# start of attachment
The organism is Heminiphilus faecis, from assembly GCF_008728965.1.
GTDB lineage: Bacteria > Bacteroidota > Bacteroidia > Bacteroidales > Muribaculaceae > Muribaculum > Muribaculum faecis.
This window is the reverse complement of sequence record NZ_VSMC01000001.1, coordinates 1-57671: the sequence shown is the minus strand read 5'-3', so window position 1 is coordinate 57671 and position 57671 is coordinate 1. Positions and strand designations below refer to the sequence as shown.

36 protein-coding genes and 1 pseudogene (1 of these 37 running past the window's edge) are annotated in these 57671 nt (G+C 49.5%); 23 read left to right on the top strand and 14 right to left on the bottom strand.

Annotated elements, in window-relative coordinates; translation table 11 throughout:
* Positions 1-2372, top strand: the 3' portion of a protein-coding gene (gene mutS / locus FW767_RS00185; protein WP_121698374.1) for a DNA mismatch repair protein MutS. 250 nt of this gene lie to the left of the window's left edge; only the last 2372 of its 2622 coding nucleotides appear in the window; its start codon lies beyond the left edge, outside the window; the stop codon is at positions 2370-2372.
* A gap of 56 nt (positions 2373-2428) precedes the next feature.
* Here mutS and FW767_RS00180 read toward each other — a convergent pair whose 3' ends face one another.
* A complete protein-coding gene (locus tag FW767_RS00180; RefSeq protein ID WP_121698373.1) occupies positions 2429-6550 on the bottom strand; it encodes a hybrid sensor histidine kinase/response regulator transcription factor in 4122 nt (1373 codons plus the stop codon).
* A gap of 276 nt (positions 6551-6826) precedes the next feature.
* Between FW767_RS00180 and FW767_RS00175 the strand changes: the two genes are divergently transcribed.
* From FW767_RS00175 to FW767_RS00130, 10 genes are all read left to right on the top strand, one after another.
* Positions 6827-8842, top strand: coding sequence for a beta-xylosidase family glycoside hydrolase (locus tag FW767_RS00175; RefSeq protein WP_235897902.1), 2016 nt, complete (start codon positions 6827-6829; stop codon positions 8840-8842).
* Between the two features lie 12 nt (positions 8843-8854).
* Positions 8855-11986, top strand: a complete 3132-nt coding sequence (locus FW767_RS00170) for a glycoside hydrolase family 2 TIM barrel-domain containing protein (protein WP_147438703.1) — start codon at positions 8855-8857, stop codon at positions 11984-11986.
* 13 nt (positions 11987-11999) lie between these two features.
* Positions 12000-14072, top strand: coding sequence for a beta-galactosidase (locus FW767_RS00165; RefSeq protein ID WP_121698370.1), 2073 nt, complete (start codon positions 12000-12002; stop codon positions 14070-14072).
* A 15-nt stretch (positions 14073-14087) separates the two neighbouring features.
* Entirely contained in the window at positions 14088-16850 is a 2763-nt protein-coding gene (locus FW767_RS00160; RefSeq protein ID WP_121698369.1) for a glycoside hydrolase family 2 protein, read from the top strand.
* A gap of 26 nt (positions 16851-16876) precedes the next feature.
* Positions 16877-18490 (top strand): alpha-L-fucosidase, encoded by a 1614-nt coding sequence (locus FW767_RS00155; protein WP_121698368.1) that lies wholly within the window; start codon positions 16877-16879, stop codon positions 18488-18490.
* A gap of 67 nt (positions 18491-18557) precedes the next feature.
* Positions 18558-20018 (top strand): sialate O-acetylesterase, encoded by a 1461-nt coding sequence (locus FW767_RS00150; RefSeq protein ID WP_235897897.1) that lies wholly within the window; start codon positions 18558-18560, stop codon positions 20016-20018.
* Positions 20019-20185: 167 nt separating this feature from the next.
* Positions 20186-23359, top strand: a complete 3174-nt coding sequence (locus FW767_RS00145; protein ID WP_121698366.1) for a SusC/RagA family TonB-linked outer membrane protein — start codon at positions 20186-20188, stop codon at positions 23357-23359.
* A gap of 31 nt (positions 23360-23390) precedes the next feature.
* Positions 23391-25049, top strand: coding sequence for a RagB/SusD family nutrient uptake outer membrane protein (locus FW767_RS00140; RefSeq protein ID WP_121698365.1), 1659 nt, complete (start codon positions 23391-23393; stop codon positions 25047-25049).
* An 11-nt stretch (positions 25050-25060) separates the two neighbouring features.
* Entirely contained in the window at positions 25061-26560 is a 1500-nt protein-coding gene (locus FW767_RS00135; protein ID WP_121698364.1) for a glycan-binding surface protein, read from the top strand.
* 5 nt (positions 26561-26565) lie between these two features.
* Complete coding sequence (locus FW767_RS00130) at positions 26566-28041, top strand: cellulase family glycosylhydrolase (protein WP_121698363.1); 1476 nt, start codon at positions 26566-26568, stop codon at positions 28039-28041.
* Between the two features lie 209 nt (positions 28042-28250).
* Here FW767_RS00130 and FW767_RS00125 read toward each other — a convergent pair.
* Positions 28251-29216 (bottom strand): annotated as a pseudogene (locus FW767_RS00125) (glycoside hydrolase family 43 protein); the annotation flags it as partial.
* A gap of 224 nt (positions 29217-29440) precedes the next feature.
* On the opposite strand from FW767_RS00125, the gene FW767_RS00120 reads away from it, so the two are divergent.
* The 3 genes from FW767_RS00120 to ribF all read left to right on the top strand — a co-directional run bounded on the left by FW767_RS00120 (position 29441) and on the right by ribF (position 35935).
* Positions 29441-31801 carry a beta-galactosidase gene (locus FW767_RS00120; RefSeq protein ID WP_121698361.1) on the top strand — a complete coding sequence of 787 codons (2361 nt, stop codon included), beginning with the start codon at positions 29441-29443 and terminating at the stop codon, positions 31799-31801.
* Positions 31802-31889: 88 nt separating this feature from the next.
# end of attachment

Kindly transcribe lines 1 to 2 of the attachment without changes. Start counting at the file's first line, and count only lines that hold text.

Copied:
The organism is Heminiphilus faecis, from assembly GCF_008728965.1.
GTDB lineage: Bacteria > Bacteroidota > Bacteroidia > Bacteroidales > Muribaculaceae > Muribaculum > Muribaculum faecis.